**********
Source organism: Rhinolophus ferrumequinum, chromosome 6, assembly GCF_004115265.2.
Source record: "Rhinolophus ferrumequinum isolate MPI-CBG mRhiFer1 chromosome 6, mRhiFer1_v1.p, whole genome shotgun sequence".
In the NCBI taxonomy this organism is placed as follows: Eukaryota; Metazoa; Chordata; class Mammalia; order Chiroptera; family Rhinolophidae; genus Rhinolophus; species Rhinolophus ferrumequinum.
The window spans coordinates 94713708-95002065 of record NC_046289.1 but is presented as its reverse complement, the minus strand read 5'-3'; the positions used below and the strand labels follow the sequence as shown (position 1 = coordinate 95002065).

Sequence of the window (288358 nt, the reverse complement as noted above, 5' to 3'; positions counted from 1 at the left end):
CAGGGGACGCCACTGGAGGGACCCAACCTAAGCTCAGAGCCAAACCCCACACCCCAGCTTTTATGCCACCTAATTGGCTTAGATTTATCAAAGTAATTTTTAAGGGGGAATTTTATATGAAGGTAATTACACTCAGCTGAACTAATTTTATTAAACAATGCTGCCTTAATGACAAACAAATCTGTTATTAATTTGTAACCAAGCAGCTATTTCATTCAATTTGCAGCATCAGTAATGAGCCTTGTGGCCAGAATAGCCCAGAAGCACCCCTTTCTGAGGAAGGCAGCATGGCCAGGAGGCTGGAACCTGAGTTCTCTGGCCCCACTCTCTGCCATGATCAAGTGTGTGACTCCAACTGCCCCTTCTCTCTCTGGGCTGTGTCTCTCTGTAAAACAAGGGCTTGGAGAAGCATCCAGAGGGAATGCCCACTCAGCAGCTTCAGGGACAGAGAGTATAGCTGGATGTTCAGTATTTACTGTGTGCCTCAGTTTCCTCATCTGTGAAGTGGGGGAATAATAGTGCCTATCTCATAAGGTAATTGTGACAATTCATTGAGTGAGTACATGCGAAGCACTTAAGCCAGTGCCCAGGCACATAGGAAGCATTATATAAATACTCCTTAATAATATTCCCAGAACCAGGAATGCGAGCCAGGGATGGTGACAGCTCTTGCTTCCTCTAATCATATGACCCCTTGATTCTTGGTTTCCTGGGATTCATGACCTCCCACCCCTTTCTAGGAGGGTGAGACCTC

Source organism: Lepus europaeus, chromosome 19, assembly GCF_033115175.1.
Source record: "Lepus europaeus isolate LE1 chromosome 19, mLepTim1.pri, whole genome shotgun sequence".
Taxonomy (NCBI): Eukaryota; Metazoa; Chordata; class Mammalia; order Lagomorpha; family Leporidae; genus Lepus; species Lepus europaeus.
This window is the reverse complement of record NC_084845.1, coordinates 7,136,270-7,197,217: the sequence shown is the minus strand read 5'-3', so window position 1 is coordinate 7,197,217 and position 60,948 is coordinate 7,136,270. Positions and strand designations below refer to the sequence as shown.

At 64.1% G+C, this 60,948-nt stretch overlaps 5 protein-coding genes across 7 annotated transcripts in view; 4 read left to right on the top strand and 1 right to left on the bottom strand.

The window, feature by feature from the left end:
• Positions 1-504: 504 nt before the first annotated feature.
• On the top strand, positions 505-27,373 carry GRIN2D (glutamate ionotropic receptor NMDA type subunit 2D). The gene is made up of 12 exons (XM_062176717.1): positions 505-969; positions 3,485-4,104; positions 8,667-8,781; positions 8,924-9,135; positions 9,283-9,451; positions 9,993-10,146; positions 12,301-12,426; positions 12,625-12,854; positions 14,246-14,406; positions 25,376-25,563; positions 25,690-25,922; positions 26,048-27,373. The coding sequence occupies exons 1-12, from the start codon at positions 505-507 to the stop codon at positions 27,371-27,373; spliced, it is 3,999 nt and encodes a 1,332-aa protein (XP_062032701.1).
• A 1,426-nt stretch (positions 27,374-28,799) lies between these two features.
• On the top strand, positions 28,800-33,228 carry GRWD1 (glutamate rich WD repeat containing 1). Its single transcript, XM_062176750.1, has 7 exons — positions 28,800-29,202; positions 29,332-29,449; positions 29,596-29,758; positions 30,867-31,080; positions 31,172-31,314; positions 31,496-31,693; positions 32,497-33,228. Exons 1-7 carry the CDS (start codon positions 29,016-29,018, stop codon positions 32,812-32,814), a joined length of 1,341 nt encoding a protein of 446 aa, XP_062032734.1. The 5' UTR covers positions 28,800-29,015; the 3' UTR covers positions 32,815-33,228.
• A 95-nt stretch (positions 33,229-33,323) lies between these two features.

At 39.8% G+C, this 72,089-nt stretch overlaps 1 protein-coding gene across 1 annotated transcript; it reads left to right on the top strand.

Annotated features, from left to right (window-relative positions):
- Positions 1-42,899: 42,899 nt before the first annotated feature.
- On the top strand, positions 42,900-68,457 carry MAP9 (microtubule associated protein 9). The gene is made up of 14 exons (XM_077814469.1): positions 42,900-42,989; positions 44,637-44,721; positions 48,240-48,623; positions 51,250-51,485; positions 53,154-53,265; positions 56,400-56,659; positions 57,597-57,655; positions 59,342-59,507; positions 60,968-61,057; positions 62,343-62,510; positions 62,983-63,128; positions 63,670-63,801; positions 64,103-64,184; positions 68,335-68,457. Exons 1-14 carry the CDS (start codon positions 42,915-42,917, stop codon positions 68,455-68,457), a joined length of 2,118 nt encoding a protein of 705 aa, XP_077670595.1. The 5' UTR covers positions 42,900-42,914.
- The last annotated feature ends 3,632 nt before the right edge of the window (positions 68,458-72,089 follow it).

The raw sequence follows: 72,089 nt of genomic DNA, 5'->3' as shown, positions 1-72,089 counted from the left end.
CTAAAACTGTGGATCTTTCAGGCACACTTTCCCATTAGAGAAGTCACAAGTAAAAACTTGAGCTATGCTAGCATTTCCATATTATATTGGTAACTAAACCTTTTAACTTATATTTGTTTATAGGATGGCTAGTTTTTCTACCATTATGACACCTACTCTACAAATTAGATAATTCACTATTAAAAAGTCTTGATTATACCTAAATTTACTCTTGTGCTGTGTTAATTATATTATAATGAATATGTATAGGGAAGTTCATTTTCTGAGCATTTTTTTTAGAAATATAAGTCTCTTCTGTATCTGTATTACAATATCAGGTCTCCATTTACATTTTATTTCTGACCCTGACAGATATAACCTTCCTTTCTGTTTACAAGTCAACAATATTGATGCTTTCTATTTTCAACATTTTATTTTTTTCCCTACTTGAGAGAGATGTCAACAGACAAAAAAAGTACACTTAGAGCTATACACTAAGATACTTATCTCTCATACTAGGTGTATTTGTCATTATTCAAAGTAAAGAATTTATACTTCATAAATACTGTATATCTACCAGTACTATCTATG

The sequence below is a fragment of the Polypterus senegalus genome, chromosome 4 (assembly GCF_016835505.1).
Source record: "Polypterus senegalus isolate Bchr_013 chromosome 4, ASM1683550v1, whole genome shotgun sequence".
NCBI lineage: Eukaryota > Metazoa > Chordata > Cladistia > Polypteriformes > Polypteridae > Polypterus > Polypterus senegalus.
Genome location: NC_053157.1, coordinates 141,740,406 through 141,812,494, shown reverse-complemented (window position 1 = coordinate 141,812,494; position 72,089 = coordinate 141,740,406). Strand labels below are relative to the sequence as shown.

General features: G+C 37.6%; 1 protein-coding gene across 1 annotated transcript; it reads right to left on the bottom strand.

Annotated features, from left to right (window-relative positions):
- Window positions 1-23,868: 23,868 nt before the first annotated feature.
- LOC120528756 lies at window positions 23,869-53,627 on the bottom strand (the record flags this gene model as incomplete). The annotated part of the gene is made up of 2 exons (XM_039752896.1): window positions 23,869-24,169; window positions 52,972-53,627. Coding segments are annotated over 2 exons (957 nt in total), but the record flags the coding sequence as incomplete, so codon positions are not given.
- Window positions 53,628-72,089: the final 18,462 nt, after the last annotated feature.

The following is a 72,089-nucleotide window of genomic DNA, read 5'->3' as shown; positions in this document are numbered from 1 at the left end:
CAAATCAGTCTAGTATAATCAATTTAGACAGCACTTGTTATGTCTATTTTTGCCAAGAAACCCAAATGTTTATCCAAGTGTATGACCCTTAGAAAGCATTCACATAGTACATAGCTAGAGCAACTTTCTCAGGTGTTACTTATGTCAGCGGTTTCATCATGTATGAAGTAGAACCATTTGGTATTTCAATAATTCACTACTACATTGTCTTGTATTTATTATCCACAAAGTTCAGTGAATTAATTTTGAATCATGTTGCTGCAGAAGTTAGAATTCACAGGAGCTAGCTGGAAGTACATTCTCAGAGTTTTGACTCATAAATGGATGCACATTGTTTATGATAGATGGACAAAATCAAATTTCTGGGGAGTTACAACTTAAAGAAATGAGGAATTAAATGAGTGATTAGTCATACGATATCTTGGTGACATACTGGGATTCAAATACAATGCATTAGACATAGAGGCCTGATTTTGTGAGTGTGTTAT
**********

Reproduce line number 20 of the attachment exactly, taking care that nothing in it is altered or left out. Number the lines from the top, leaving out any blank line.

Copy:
- Positions 1-42,899: 42,899 nt before the first annotated feature.